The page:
My last proper weekend in the shop for 2014 has now come and gone. It is therefore now time to start reviewing what I have managed to accomplish during this year and to take a quick look around the shop.
It all started with the rehabilitation of the two planes I happened to buy at an antiques sale in RSA over the December holidays. The Bedrock no. 606 has become one of my go-to tools.
I also bought this no.78 Rabbet plane from Stanley at the same auction, but it’s rehab took quite some time as it had several parts missing.
This was the last of my holiday shopping, a no. 45 Plough Plane from Stanley. It was covered with a thick black paint, and had no iron/s. I decided to tidy it up for shop decoration purposes.
I managed to finish turning all those file handles that I started with at the end of 2013.
My major project for 2014 started on the 1st of February and is not finished by quite some way. I spent at least 80% of my shop time this year working on my 18th century workbench and am pleased to say that it is at least assembled by the end of 2014. You can read all about it in a series of posts entitled “My 18th Century Workbench in progress”
My 17 m³ wood finally completed it’s journey when it took occupation of it’s purpose built shed.
These exquisite chisels from Lie-Nielsen arrived after a wait of several months. I made this very basic storage to keep them out of harm’s way.
Didi (my son) started his woodworking journey by turning this mallet for himself.
I used an antique brace bit from my father’s collection that had key parts of it’s business end missing to fashion this birdcage awl. It is a real winner.
Didi’s next project was this bird feeder.
I revamped and sharpened this old scissor.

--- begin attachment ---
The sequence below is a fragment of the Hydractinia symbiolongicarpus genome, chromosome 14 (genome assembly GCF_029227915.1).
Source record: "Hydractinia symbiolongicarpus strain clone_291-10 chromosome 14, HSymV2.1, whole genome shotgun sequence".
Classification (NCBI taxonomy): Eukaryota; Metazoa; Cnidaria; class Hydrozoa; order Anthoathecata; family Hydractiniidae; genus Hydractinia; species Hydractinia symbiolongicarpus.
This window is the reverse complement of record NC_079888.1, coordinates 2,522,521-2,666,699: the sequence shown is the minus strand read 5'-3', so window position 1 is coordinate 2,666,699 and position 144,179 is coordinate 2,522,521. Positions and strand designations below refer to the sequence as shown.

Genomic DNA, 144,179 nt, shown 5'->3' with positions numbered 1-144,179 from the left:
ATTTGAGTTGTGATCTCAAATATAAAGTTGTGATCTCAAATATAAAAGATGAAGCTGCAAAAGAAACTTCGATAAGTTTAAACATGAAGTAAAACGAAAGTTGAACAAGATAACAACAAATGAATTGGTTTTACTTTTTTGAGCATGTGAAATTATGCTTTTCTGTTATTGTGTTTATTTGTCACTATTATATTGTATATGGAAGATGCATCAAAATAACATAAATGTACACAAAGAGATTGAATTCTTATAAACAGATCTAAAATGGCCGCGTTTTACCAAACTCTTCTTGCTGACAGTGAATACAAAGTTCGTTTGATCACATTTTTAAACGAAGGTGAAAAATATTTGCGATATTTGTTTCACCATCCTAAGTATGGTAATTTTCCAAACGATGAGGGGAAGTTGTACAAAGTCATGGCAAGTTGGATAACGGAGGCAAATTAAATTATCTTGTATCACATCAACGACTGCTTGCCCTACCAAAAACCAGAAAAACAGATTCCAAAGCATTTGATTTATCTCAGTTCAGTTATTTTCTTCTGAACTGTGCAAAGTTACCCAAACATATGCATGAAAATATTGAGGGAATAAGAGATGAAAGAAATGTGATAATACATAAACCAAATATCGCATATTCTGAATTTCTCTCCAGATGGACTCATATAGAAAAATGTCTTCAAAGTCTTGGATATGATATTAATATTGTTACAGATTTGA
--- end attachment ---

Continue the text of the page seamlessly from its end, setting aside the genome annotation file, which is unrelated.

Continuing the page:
This shop high stool saw a bit too much action during the 14 years since I first made it. I re-upholstered it with leather and strengthened the base, while (clearly) not worrying too much about je ne sais quoi.
Didi learnt a few more skills by producing this beautiful Assegaai handle for an old axe we had lying around.
This Miller’s Falls no. 88 joiner gauge was successfully rehabilitated.
The wife and I managed to make a team effort of the re-upholstering of “die rooi bank”.
In order to hand plane the two edges of my benches top parallel, I had to first build this large panel gauge.
In order to create the space for my 18th century bench, I had to rearrange some of the power tools. This planer and radial arm saw were placed on the same steel table and lined up to become each other’s out-feed table.
A set of winding sticks.
My favourite shop made wooden plane received some cosmetic surgery. I added a thin strip of Tamboti to it’s chipbreaker/lever cap and covered the lever cap screw with Kaapse Swarthout. This is a true workhorse as it makes short work of all scrub plane and very aggressive fore plane tasks.
My own version of a Melencolia Square.
Custom made leather apron.
Restored a Stanley no. 10 Rabbet plane (ca 1900) and a Bedrock no. 607 Jointer.
Replaced my ½” Lie-Nielsen mortice chisel handle with a shop made Ysterhout version. So far it is standing up to heavy abuse without breaking a sweat.
A custom made pairing handle for my bevel edge chisels.
Finally got round to making an Ysterhout straight edge.
Restored this Stanley no. 203 bench clamp.
Restored this Stanley no. 9½ block plane.
I started restoring this Stanley no. 8 Jointer (ca 1896), but there is a lot more work to do next year. I will replace both tote and knob.
Tour de Shop at the end of 2014
This is simply a series of photos documenting the state of the shop at the end of 2014. The major change from last year has been the addition of the assembled (though not finished yet) 18th century style workbench. I also managed to collect quite a few new hand tools with the help of Patrick Leach and Jim Bode. As I am writing this my first shipment from Jim has not arrived yet despite leaving the States on the 12th of October. My guess is I will never see those tools or money again. Just one of the joys of living in Africa.
(9/1/2015 – I am very happy to report that the shipment arrived in Namibia on the 6th of Jan 2015 without as much as a scratch. I will write a post on this saga in the near future)